The book provides a competent description of the regulation of financial services, markets and products, licensing, disclosure, conduct and misconduct requirements. Other issues dealt with include title and transfer, privilege and codes of conduct, but there is little attempt to explain “what it means”.

There is an excellent table of cases (two pages) and table of statutes (18 pages) and an 11-page index, but “lay” names like CHESS, principal trading (s991E) and staff trading (s991F) will not be found in it. For example, are ASIC releases PS172 or LIC60 discussed or not, and if so, how would a reader find them?

This book competes with three others in this market: Hutley, Bennett and Russell, An Introduction to the Financial Services Reform Act (Butterworths – about 100 pages, but with no “section finding list”/table of statutes), the Clayton Utz The Essential Guide to Financial Services Reform (CCH – about 600 pages, with very helpful “checklists”, “tips” and “cautions”) and the long-awaited 2003 edition of Baxt, Black and Hanrahan, Securities and Financial Services Law (about 550 pages). The financial services market is big enough for all four, and each will have its followers.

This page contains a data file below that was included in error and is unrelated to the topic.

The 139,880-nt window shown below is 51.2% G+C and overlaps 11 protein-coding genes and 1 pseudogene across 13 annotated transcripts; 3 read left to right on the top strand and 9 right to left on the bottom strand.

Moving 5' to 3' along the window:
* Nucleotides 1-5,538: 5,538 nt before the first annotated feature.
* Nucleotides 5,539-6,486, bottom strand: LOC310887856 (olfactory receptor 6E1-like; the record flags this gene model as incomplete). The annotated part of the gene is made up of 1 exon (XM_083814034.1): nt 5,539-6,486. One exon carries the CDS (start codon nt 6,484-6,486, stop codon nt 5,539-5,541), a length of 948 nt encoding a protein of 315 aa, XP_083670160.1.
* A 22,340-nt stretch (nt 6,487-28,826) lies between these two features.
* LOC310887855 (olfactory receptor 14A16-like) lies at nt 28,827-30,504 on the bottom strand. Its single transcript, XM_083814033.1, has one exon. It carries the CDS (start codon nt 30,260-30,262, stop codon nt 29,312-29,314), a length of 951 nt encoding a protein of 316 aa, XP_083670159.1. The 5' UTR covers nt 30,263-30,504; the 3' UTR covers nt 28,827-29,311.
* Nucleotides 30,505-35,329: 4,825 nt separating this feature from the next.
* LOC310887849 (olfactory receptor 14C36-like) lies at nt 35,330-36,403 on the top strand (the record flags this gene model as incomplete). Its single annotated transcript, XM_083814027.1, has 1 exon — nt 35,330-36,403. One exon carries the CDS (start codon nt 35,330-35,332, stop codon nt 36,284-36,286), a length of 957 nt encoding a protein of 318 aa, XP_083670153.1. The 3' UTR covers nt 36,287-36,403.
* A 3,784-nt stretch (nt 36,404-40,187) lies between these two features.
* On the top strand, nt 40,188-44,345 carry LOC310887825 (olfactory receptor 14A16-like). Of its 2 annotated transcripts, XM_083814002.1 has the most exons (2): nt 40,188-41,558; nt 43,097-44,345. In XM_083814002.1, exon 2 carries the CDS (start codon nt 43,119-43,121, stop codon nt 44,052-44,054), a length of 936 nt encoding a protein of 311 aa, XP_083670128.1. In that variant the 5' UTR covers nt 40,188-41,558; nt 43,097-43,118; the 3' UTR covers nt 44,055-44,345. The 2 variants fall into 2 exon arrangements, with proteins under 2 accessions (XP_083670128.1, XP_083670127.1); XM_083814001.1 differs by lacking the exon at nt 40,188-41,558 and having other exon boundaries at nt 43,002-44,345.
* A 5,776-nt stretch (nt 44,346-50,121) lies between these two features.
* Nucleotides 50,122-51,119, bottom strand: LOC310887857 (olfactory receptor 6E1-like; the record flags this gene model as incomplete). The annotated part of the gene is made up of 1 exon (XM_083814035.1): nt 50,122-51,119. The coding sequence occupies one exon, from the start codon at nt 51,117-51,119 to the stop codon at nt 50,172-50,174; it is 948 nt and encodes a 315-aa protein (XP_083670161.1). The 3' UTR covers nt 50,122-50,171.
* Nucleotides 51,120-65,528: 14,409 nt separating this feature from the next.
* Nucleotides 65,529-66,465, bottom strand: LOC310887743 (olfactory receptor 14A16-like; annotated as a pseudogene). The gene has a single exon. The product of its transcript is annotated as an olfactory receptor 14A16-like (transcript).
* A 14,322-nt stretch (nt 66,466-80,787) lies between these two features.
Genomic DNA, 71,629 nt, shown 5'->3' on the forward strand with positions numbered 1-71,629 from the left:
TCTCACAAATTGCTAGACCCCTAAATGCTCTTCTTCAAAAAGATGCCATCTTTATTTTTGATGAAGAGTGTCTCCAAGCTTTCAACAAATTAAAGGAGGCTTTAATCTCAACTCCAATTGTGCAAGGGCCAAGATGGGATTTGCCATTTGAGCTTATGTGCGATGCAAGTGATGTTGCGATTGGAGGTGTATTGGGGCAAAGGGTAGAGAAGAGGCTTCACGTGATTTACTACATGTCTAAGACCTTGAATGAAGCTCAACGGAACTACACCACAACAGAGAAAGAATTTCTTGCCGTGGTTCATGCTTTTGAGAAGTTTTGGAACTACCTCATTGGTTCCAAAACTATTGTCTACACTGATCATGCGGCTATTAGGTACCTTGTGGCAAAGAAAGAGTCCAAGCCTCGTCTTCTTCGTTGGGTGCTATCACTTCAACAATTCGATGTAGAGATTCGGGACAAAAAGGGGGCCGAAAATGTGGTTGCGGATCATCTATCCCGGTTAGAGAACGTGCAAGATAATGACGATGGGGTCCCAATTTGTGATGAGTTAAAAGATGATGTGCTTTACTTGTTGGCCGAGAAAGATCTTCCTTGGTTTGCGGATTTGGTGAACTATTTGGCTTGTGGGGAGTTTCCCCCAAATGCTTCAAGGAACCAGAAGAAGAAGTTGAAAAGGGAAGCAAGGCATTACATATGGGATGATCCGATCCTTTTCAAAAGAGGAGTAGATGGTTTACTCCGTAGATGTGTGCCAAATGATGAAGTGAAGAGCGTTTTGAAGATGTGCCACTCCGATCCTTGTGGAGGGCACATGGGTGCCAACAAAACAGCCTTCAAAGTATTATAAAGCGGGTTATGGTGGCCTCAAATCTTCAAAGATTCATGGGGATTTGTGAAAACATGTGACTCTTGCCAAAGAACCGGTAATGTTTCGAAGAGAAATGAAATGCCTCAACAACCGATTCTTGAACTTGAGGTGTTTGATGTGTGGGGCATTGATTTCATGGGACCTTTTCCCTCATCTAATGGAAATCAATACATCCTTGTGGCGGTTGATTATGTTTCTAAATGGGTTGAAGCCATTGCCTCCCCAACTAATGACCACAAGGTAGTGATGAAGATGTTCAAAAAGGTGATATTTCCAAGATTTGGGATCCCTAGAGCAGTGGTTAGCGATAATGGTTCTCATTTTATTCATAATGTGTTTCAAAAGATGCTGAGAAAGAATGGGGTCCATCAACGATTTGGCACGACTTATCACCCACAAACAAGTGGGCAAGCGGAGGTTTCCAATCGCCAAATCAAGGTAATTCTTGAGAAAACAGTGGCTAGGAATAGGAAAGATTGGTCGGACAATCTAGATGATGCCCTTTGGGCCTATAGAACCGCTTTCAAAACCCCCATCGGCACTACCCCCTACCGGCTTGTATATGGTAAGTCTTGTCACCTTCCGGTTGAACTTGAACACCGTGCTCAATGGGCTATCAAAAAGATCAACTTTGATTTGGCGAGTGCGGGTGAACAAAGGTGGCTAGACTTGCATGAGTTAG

Paul Latimer
Associate Professor of Law,
Department of Business Law and Taxation,
Monash University

Lives of the Australian Chief Justices: Sir William a’Beckett

Dr JM Bennett, Lives of the Australian Chief Justices: Sir William a’Beckett, 2001, The Federation Press, hardback $49.50.

The historian who sets out to write a series of biographies of a series of lawyers because each held a particular office faces a serious danger. The danger is that merely because the subject achieved a particular position in the legal hierarchy does not guarantee that the subject will provide an interesting life story.

In this context, the task Bennett has set himself appears all the more formidable when it is appreciated that he has set out to write individual volumes on each of the colonial chief justices of Australia – regardless of how interesting their lives may appear on a cursory glance.

In the case of the volume on Victoria’s first Chief Justice, Sir William a’Beckett, early signs indicate that Bennett had a hard task. Even on the first page of this biography, in the foreword by Justice Kirby, it is noted that at his death a’Beckett, who had returned to England, was considered a “colonial nonentity” and today lies buried in an “undistinguished burial ground in suburban London”.

And yet a’Beckett was Chief Justice at a most important time for Victoria. He was the “resident judge” when the colony was proclaimed in 1850, the man who swore in Governor La Trobe, and the judge who endured a period “in limbo” (as it were), providing justice in a very uncertain environment until the colonial legislature finally decided it was time to create the Supreme Court in 1852. Perhaps of more topical interest, however, is the fact that it was a’Beckett who presided over the trials which followed in the wake of the Eureka Stockade rebellion. In fact, it is probably in its discussion of this event’s legal coda that this volume will be of most interest to readers because, as Bennett notes, the history of the trials have been all but ignored by historians of this “enchanted ground”.